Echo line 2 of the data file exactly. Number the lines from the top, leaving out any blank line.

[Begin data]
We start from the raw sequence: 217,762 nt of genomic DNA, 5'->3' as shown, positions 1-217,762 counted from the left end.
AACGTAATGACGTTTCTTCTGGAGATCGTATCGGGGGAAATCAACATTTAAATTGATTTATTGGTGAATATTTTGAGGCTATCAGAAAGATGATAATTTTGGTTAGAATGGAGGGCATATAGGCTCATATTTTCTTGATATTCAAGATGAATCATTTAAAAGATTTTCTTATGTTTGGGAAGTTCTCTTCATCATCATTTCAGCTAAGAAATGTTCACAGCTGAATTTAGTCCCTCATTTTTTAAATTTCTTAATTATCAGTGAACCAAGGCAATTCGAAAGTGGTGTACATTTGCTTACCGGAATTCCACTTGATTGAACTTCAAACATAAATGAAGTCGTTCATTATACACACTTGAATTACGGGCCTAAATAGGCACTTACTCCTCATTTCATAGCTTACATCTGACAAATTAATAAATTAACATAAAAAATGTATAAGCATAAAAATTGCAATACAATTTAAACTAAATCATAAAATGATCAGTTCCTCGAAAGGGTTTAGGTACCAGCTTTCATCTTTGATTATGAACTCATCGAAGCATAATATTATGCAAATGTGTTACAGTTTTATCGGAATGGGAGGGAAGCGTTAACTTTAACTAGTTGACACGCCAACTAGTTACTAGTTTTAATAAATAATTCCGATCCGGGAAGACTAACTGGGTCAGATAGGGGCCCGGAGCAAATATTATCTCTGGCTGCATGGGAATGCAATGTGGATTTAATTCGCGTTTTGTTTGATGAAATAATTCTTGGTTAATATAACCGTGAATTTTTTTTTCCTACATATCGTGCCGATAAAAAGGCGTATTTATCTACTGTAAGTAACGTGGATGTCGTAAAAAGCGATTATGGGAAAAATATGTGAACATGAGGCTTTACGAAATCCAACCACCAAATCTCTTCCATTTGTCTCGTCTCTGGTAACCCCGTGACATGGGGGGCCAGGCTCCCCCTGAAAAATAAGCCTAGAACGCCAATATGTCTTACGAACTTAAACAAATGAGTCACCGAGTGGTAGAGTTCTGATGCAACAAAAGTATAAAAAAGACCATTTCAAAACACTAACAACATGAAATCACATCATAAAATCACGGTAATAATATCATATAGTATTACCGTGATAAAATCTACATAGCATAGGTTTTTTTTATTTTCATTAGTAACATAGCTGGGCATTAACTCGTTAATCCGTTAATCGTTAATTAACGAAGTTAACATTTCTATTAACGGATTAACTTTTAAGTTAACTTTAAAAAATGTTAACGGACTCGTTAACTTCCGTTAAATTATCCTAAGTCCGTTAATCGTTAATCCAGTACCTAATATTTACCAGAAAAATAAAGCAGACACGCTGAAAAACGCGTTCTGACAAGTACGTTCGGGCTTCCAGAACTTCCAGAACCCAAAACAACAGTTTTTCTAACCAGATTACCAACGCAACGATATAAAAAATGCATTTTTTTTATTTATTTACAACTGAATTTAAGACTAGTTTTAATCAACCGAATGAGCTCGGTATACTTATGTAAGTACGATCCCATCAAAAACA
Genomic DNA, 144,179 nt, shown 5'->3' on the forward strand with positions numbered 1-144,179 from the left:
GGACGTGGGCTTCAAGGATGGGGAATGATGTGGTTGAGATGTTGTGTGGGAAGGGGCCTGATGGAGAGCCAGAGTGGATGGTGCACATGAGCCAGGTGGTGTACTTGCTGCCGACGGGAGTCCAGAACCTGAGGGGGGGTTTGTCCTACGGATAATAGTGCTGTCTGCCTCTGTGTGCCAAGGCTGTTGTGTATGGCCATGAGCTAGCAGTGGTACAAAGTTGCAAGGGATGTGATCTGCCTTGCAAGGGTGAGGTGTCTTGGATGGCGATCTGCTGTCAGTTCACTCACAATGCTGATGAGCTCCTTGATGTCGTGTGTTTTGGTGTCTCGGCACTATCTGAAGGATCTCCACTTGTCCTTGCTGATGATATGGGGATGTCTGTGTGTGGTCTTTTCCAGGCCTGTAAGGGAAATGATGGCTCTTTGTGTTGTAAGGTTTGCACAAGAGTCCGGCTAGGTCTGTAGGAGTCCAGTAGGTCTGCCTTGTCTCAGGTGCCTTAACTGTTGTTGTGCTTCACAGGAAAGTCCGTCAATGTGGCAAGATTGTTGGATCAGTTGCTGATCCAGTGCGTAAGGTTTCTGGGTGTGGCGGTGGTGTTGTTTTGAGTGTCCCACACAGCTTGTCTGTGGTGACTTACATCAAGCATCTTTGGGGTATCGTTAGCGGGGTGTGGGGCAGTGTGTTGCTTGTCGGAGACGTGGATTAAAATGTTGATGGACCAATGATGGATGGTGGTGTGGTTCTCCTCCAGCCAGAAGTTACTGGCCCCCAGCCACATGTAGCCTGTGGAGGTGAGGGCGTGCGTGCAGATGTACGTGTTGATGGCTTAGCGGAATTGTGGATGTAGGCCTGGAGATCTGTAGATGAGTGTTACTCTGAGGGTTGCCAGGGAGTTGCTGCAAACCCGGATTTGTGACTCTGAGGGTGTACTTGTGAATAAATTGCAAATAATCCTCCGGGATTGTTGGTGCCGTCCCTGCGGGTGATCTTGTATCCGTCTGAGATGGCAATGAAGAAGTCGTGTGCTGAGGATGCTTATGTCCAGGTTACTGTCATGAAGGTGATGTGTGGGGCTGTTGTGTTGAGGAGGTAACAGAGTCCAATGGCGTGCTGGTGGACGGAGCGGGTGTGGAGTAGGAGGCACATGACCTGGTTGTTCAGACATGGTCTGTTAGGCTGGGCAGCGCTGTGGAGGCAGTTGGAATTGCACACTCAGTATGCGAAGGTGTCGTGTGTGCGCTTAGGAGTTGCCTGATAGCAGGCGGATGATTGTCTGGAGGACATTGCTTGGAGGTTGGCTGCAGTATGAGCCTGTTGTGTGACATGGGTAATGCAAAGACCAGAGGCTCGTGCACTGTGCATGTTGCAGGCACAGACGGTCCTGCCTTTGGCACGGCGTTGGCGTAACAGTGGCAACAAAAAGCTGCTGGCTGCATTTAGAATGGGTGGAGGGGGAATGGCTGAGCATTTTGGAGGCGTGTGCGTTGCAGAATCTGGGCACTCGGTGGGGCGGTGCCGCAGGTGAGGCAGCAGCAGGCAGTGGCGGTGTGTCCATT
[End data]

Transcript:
AACGTAATGACGTTTCTTCTGGAGATCGTATCGGGGGAAATCAACATTTAAATTGATTTATTGGTGAATATTTTGAGGCTATCAGAAAGATGATAATTTTGGTTAGAATGGAGGGCATATAGGCTCATATTTTCTTGATATTCAAGATGAATCATTTAAAAGATTTTCTTATGTTTGGGAAGTTCTCTTCATCATCATTTCAGCTAAGAAATGTTCACAGCTGAATTTAGTCCCTCATTTTTTAAATTTCTTAATTATCAGTGAACCAAGGCAATTCGAAAGTGGTGTACATTTGCTTACCGGAATTCCACTTGATTGAACTTCAAACATAAATGAAGTCGTTCATTATACACACTTGAATTACGGGCCTAAATAGGCACTTACTCCTCATTTCATAGCTTACATCTGACAAATTAATAAATTAACATAAAAAATGTATAAGCATAAAAATTGCAATACAATTTAAACTAAATCATAAAATGATCAGTTCCTCGAAAGGGTTTAGGTACCAGCTTTCATCTTTGATTATGAACTCATCGAAGCATAATATTATGCAAATGTGTTACAGTTTTATCGGAATGGGAGGGAAGCGTTAACTTTAACTAGTTGACACGCCAACTAGTTACTAGTTTTAATAAATAATTCCGATCCGGGAAGACTAACTGGGTCAGATAGGGGCCCGGAGCAAATATTATCTCTGGCTGCATGGGAATGCAATGTGGATTTAATTCGCGTTTTGTTTGATGAAATAATTCTTGGTTAATATAACCGTGAATTTTTTTTTCCTACATATCGTGCCGATAAAAAGGCGTATTTATCTACTGTAAGTAACGTGGATGTCGTAAAAAGCGATTATGGGAAAAATATGTGAACATGAGGCTTTACGAAATCCAACCACCAAATCTCTTCCATTTGTCTCGTCTCTGGTAACCCCGTGACATGGGGGGCCAGGCTCCCCCTGAAAAATAAGCCTAGAACGCCAATATGTCTTACGAACTTAAACAAATGAGTCACCGAGTGGTAGAGTTCTGATGCAACAAAAGTATAAAAAAGACCATTTCAAAACACTAACAACATGAAATCACATCATAAAATCACGGTAATAATATCATATAGTATTACCGTGATAAAATCTACATAGCATAGGTTTTTTTTATTTTCATTAGTAACATAGCTGGGCATTAACTCGTTAATCCGTTAATCGTTAATTAACGAAGTTAACATTTCTATTAACGGATTAACTTTTAAGTTAACTTTAAAAAATGTTAACGGACTCGTTAACTTCCGTTAAATTATCCTAAGTCCGTTAATCGTTAATCCAGTACCTAATATTTACCAGAAAAATAAAGCAGACACGCTGAAAAACGCGTTCTGACAAGTACGTTCGGGCTTCCAGAACTTCCAGAACCCAAAACAACAGTTTTTCTAACCAGATTACCAACGCAACGATATAAAAAATGCATTTTTTTTATTTATTTACAACTGAATTTAAGACTAGTTTTAATCAACCGAATGAGCTCGGTATACTTATGTAAGTACGATCCCATCAAAAACA